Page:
Three crewmen rescued from a capsized oil rig anchor handling tug in the Atlantic have died, while divers are continuing to search for five others.
A coastguard spokeswoman said it would be a "miracle" if the missing crew members were found alive.
Rescue teams said 10 of the Norwegian crew had been recovered following the incident at 1700 BST, about 75 miles west of the Shetland coast.
Seven are in hospital, but the ship's owners said three others had died.
Searches by a coastguard helicopter have been stood down until first light but Royal Navy divers are continuing to search throughout the night.
Norwegian-registered tug supply vessel
Max draught: 6.5m
Deadweight (max): 2,500 t
Gross/net tonnage: 2,974t/892t
Speed: 17.5 knots (trial)
Capacity: 35 personnel
The spokeswoman for the coastguard said the search and rescue operation would be changed to a search and recovery operation on Friday morning.
"We are not really expecting to find survivors now," she said.
"It would be a miracle if they had survived all night in five degrees, freezing water. It's very sad."
It is thought that the five missing people may be trapped in the hull of the upturned boat.
Grampian Police said they would begin an investigation into the incident once the search and rescue operation was completed.
The ship, which is less than one year old, had been working in the vicinity of the Rosebank oilfield with a crew of 15.
Six Royal Navy divers were flown to the boat from Faslane on the Clyde.
RAF spokesman Michael Mulford told the BBC: "You realise that these guys, if they have managed to find that bubble of air, if they've managed to find just somewhere to keep themselves alive, the divers will get to them.
"The rig and the ship, if you like, are self-supporting. And it is going to be a very nerve wracking two or three hours until we finally establish the fate of the last five."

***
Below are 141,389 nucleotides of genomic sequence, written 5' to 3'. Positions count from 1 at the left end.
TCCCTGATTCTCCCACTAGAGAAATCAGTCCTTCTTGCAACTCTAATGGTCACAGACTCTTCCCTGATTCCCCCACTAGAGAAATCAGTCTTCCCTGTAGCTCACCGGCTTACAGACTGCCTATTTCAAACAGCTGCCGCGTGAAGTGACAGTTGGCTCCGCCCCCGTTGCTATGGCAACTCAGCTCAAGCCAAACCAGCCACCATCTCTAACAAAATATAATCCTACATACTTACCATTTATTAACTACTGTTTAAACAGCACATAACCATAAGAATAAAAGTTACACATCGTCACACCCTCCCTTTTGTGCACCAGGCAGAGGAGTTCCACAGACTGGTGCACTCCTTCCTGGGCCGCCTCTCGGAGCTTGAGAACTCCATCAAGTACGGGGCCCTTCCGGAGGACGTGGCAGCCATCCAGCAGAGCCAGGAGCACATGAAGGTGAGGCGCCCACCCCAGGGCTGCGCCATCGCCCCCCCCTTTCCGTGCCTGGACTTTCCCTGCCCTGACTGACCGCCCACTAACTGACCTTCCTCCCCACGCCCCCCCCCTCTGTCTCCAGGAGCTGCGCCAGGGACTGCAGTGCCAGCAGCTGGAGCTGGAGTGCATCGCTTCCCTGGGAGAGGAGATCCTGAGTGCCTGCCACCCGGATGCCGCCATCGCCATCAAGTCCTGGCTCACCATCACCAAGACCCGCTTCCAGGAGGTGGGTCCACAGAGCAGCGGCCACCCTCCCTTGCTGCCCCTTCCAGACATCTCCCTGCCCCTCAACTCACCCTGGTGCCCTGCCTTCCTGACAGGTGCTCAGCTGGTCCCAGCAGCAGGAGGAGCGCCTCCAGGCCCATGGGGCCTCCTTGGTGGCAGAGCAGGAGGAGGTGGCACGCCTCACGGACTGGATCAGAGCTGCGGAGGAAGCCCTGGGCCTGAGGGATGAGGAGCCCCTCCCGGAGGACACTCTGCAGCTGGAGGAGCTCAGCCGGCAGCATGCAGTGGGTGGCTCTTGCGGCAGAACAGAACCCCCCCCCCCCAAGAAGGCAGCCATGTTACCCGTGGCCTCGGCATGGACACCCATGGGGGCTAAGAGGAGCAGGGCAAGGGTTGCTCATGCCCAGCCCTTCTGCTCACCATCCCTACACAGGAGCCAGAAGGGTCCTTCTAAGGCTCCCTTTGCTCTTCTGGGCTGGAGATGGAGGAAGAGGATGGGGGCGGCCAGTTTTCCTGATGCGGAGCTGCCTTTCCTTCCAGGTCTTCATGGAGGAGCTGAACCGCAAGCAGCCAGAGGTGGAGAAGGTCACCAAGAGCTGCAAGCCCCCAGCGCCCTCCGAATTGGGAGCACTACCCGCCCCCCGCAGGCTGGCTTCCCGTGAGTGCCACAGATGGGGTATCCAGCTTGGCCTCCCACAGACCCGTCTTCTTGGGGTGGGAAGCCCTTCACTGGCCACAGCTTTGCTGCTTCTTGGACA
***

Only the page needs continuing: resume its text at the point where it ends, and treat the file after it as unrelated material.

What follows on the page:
'Search and recovery'
A Maritime and Coastguard Agency spokeswoman said: "Shetland Coastguard have now stood down the rescue helicopters.
"They will resume the search for the remaining five crewmen again at first light, however the search and rescue operation will be changed to a search and recovery operation.
Two helicopters have been involved in the search west of the Shetlands
"A naval diving unit has been flown to the Transocean Rather platform and divers will be assisting in the continuing search throughout the night."
Trond Myklebust, manager director of Bourbon Norway which owns the ship, said: "There are divers at the scene and they have heat seeking cameras and there are also diving support vessels at the location.
"It is still an ongoing operation."
Rig operator Transocean said the 99 crew members of the Transocean Rather had been accounted for.
"As a precautionary measure, Transocean has taken the decision to down-man the rig of any non-essential personnel," it said in a statement.
"Coastguard helicopters are assisting in the down-manning of the rig. There is no report of any damage to the Transocean Rather."
The Bourbon Dolphin had a number of roles in the North Sea, including anchor handling and towing, the installation of subsea construction blocks and operations involving remote vehicles.